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      CommentAuthorstsparky
    • CommentTimeMay 10th 2008
     (2145.101)
    Expendable balloons that take a ship 20/30 miles up - then launch? Might deal with the cost issue. It's stupid to build a sky hook all the way into Earth's surface, but a tower and hook combo would work. And mass drivers for cargo? I thought we'd have seen this by now.
    • CommentAuthorStefanJ
    • CommentTimeMay 10th 2008
     (2145.102)
    Some sounding rockets got a head start via balloon. It's a cheap lift above the denser bits of the atmosphere; your rocket motor doesn't use as much of its capacity pushing aside air and more getting to altitude.

    The REAL bitch for getting into orbit isn't altitude, but velocity. You need to be going about 27,000 kph parallel to the Earth's surface to get into low Earth orbit.

    This is why a pure mass driver solution isn't feasible. A big accelerator might be able to get a payload capsule up to orbital velocity . . . but it would be at ground level! 27,000 kph at GROUND LEVEL! Sucker would burn up. What you might do is use an accelerator to get a cargo rocket going, replacing the equivalent of a first stage. Or the "rocket" could be in part a reusable ramjet, which would use oxygen from the air rather than carrying the liquid stuff. That would get it up to the edge of the atmosphere, then an actual rocket stage would do the orbital insertion.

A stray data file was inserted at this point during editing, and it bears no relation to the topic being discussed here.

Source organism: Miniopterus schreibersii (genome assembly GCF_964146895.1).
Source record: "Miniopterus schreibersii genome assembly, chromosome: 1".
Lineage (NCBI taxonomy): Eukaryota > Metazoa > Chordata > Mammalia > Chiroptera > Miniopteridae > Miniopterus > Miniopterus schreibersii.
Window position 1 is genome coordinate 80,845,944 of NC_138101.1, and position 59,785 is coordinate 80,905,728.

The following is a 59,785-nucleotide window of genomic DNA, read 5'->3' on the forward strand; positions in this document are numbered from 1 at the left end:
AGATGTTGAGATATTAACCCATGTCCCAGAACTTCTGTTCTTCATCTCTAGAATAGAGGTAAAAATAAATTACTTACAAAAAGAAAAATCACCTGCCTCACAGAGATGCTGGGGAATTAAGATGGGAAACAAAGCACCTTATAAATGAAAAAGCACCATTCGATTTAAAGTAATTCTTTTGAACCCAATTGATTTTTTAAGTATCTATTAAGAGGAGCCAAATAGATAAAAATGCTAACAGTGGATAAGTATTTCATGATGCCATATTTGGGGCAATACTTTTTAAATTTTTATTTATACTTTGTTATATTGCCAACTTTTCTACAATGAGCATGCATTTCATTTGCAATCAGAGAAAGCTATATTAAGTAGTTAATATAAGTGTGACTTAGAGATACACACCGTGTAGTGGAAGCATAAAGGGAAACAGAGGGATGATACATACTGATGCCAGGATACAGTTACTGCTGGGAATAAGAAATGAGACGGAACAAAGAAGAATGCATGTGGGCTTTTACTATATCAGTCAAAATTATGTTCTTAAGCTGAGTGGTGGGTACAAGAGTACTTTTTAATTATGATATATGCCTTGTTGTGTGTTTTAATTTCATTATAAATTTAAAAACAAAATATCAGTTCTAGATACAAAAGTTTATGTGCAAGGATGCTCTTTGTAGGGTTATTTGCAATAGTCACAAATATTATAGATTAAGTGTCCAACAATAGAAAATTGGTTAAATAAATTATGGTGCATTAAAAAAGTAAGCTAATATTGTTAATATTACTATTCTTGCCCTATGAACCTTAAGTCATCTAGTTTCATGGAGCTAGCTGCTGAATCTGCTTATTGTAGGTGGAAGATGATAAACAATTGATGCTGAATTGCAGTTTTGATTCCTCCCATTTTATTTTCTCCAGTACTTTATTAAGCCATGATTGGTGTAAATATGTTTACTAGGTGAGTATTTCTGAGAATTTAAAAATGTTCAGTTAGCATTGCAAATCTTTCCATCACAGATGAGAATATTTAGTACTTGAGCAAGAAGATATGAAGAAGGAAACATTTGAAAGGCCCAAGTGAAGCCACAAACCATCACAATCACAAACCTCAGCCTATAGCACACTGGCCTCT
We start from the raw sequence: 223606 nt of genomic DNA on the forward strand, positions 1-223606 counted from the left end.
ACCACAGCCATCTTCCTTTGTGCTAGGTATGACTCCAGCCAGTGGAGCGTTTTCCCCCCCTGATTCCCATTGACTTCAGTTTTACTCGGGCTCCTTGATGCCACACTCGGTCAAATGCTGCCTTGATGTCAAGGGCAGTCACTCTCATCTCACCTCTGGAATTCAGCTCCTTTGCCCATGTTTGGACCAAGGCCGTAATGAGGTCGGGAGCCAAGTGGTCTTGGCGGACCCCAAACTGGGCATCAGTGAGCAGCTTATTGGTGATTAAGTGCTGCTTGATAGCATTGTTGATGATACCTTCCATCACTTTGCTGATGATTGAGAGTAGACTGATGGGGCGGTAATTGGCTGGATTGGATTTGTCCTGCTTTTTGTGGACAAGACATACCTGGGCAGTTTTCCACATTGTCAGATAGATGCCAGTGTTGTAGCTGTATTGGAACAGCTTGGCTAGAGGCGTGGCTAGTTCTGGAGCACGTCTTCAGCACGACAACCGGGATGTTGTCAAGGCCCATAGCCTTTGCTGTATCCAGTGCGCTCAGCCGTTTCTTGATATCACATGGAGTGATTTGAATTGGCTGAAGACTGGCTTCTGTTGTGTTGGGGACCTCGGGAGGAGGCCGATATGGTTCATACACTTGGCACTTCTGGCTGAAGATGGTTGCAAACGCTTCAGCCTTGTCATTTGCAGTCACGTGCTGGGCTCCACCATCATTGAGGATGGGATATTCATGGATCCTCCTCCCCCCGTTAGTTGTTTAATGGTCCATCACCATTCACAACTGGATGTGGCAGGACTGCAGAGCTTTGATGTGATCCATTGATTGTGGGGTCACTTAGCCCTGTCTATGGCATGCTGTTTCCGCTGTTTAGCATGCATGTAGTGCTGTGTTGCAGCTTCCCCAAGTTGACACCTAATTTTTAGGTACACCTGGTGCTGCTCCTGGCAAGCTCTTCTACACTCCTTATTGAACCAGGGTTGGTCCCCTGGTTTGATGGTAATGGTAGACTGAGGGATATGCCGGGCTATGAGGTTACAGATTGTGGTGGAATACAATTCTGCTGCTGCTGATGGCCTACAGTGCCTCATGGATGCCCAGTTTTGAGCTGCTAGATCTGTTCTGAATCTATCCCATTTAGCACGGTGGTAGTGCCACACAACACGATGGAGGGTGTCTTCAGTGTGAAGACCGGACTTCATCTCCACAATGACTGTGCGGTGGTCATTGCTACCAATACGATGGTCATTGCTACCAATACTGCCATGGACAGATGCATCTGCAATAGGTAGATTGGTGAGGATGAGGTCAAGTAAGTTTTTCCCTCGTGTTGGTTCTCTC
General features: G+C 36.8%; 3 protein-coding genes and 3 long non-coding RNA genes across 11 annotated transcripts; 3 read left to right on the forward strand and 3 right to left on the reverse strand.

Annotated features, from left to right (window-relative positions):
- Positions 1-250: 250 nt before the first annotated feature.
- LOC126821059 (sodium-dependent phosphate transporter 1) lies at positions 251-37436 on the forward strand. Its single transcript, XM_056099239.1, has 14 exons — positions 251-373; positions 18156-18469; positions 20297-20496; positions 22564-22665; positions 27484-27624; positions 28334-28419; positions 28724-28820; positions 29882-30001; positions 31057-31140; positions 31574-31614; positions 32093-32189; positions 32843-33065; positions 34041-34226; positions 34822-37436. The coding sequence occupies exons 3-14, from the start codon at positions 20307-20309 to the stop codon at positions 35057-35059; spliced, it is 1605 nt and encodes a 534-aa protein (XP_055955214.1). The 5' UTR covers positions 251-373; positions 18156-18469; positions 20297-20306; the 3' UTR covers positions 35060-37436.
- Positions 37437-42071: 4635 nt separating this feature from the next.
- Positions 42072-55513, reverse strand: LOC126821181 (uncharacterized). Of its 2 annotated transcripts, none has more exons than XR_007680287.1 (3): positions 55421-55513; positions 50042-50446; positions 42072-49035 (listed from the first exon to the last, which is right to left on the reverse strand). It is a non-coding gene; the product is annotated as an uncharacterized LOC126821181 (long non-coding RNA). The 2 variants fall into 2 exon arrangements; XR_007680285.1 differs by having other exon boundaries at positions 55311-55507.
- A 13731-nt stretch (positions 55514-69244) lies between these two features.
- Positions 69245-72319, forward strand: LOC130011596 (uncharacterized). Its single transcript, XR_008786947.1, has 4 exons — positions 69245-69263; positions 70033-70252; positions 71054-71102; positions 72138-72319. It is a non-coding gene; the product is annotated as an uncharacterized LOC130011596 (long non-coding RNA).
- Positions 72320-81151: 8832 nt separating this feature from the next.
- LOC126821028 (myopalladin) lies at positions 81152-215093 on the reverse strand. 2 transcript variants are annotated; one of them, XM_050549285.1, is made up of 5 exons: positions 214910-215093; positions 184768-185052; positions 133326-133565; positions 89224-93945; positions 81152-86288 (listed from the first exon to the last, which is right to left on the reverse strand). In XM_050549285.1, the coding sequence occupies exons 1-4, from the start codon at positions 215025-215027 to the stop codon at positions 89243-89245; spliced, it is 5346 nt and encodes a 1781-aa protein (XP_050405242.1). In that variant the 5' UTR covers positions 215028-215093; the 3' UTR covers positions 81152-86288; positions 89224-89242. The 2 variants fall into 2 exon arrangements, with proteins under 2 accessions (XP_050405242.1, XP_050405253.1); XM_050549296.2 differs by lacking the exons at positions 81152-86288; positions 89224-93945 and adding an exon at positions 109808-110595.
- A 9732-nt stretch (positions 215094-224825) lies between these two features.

1.  (2145.103)
    Hey! I just remember this New Scientist article on Burkhard Heim. Anti-gravity and Hyperspace! I had all these articles in links but lost them in a computer crash a couple of years ago and had forgotten up until today. Warrenellis either had this link or something similar to it on his website...
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      CommentAuthorAlan Tyson
    • CommentTimeMay 11th 2008
     (2145.104)
    Whoa. I completely got lost after the second paragraph, but if it's as oddly possible as it sounds...well, two questions.

    First, couldn't they come up with a cooler name than hyperdrive?

    Second, for the physicists here, how feasible is this?
  2.  (2145.105)
    Heim was a math genius. Apparently his theories hadn't been touched for a while simply because the population that can comprehend that level of math are far and few between...
    • CommentAuthorKosmopolit
    • CommentTimeMay 11th 2008
     (2145.106)